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When you ace an interview and are positive a job offer is coming your way, the world is your oyster. You can quickly be disappointed if the salary doesn't meet your expectations. What do you do when you feel the offer could be better?

For starters, don't decline until you fully evaluate the job offer details and take some time to think.

Next, if you are definitely pumped about the opportunity, you should try to negotiate. However, you have a few things to ponder and decide upon first.


Don't start negotiations until you know for sure you genuinely want the job. This decision should actually happen before an offer is extended. By the time you conclude the interview, you should have enough information to know your interest level.

Knowing how you feel about a role is vital. A slightly better salary is not likely to turn a bad job into a good one. Making a move should improve some part of your career. Whether it is the work environment, career opportunities, recognition, etc., smart people don't move just because.

If you aren't completely in love with the new opportunity, I wouldn't even think about negotiating. It likely won't end well.

Bottom Line

Your bottom line is the lowest salary you would be willing to work for. If you think “I won’t take a role for less than $120,000”, you know your bottom line. If you really want $120,000 but would consider $115,000, or maybe even $110,000, then you haven’t established the absolute lowest acceptable salary.

Knowing your bottom line allows you to avoid awkward bargaining sessions. Have a hard line and be prepared to walk away if you don’t get what you desire.

One word of caution – make sure your bottom line isn’t outrageous and you can back it up with past performance and future possibility.

Obviously, if a company offers you a salary higher than your bottom line, that’s great news! If they offer you less, you have two options: You can turn down their offer, or you can negotiate.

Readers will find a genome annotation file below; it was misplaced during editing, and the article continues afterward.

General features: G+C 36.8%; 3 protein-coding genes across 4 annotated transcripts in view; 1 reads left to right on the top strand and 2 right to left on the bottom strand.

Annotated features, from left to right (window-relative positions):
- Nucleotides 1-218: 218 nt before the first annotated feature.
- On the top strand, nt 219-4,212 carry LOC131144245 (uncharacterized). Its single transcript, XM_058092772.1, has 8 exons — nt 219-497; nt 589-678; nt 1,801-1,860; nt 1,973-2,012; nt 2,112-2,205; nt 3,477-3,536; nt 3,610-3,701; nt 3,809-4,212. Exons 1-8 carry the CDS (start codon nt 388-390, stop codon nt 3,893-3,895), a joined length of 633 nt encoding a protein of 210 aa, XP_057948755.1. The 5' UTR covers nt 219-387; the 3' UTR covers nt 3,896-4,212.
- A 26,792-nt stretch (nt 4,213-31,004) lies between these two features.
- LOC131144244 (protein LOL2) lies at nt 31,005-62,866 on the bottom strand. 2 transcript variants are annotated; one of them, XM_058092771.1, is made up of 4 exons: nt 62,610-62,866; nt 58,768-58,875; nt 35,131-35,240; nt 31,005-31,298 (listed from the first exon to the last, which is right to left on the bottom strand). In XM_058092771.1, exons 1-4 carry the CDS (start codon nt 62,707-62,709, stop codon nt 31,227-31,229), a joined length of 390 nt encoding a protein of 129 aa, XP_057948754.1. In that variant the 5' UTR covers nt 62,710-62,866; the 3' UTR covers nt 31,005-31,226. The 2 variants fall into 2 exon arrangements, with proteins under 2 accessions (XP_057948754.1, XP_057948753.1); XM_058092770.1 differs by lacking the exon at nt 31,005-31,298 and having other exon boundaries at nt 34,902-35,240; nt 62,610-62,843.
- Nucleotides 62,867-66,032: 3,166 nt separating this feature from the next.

Don't Settle – Do The Numbers

Before you think about accepting something lower than you want, take some time to run the numbers.

First, itemize any financial losses that might occur if you were to accept. It could be just the salary difference but think about everything. Maybe you will have more travel time, lose a company car or reimbursement or have more out of pocket expenses. Don’t talk yourself into a loss unless you are guaranteed the opportunity and future possibilities will make up for it. You’ll be sad you settled if you don’t stick to your guns.

On the other hand, your pay rate isn't the full story.

Other Factors

It is too easy to focus just on the money, but there are several other things to consider, including:


Job title

Review periods

Work schedule

Vacation and PTO

Opportunities for promotion

Reimbursements and benefits

Bonus or incentive potential

Intangibles: career opportunities, company renown, etc.


In addition, evaluate the company’s business model. Try to familiarize yourself with the financial background, history, and of course, company culture.

How To Successfully Negotiate

Personally, I advise against back and forth negotiation where you counter an offer and they counter again. Repeated countering is fine in real estate or used car sales, but salary negotiations should be more straightforward.

If you really want the role, tell the employer you are incredibly interested, but the offer as it stands isn't something you can accept. Let them know your bottom line and that meeting or exceeding it is the only counter you will accept. They can either match it or walk away from the table. You’ll save everyone time and you don’t get into a protracted haggling session.

Yes, this is difficult and maybe you are thinking a little bit crazy. But, if you know your worth and bottom line you can walk away happily. When you have evaluated everything and know your number, you won't be labeled as indecisive, or accused of trying to negotiate a salary in bad faith.

The more thorough you are in quantifying your acceptance requirements, the easier it will be for you to set a realistic bottom line, and the less stressful the whole process will be.

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Rikka’s articles appear in trade magazines like LBM Journal, ProSales, Remodeling, and more.



Rikka’s advice has been featured on Fast Company, NFIB, AmEx Open Forum, CBS Small Business Pulse, Huffington Post, and more.



Rikka is selected to speak at local, regional, and national conferences like KBIS and ProDealer Summit.